Via and Populus are interesting in that they’re the only figures that descend (or ascend) into themselves.  Since they have the same activity or passivity in every line of their figures, they can only ever descend into what was already present.  I take this to mean that Populus and Via are at extremes of the elements: either there is absolutely nothing or there is absolutely everything, a void or a singularity.  Where there is nothing, nothing can be done since there is nothing to be acted upon; where there is totality, nothing can be meaningfully changed since it already includes everything.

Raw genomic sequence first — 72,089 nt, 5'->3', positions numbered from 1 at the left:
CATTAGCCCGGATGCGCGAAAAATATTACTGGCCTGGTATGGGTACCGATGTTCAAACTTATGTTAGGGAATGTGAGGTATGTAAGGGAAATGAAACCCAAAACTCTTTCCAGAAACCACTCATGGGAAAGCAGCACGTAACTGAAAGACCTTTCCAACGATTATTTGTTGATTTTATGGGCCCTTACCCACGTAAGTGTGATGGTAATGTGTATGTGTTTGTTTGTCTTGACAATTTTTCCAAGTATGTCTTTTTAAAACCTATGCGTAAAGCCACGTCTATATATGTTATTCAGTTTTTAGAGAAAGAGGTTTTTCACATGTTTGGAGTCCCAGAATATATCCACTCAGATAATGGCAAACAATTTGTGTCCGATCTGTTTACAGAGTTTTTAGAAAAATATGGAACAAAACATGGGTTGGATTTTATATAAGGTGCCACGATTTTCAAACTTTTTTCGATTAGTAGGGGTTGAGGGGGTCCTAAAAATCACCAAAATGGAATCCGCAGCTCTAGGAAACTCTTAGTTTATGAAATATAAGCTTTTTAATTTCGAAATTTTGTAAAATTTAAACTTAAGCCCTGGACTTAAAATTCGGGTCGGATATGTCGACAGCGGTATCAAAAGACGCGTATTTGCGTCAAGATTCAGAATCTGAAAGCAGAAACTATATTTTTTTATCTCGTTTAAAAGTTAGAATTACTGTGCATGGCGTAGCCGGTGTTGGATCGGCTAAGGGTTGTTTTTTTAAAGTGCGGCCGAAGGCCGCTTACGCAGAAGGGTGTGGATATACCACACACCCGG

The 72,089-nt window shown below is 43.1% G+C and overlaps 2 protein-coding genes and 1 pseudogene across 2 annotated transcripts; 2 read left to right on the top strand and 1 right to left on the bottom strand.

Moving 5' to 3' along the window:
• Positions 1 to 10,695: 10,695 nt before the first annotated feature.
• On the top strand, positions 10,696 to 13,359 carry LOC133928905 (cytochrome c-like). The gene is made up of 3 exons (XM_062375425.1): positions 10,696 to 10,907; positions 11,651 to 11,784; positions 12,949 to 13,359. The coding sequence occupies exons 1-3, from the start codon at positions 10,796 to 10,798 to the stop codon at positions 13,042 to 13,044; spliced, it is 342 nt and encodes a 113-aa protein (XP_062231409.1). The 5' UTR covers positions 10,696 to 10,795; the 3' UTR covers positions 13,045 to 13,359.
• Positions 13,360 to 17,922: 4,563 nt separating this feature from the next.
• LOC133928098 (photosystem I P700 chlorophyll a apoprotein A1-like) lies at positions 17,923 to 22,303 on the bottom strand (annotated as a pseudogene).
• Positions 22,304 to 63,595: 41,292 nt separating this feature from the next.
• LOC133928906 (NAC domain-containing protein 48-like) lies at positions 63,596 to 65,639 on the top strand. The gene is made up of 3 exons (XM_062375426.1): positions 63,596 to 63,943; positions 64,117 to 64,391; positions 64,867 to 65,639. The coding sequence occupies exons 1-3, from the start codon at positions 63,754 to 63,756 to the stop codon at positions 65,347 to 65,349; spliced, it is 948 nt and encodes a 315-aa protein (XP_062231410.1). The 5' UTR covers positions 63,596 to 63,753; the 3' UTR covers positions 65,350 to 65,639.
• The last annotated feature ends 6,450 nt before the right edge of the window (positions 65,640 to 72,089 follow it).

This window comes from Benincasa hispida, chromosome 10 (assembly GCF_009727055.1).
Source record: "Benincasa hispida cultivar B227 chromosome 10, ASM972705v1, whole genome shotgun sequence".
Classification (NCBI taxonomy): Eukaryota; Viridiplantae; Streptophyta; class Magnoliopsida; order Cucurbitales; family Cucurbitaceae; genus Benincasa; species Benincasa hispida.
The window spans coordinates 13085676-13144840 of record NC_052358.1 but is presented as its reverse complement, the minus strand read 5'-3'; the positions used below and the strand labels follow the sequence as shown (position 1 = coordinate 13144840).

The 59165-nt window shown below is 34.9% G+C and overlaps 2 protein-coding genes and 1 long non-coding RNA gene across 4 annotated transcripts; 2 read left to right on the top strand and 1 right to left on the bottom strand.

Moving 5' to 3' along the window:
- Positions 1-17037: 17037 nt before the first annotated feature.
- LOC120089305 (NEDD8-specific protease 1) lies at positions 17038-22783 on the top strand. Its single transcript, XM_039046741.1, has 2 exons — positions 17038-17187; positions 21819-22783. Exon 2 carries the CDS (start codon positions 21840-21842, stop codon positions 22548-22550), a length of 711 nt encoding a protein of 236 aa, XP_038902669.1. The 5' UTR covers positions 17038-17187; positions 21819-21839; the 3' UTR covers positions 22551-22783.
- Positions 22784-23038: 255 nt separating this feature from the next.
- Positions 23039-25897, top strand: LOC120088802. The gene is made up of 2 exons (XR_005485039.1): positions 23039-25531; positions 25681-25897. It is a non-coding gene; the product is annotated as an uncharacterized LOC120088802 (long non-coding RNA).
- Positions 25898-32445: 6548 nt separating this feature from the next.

Acquisitio and Amissio, similarly, are unusual in that they only descend into each other, without another two figures filling in the cycle.  Acquisitio is a combination of air and earth; Amissio is a combination of fire and water.  These elemental pairs are opposites, so by preserving their structural relationships, the descent of one figure composed from opposite elements is another figure composed from opposite elements.  No other figure in geomancy are like these two because of this.  Further, while the combination of air and earth produces gain, the combination of fire and air produces loss; moisture/dryness is a separate beast from heat/cold, so while one relies on the material bases of things (Acquisitio) which relies on the energetic and spiritual, the other relies on the energetic means of things (Amissio) which consumes the material and physical.  In order to gain things, one must expend effort or resources for it; in order to lose something, one must get meaning and direction for it.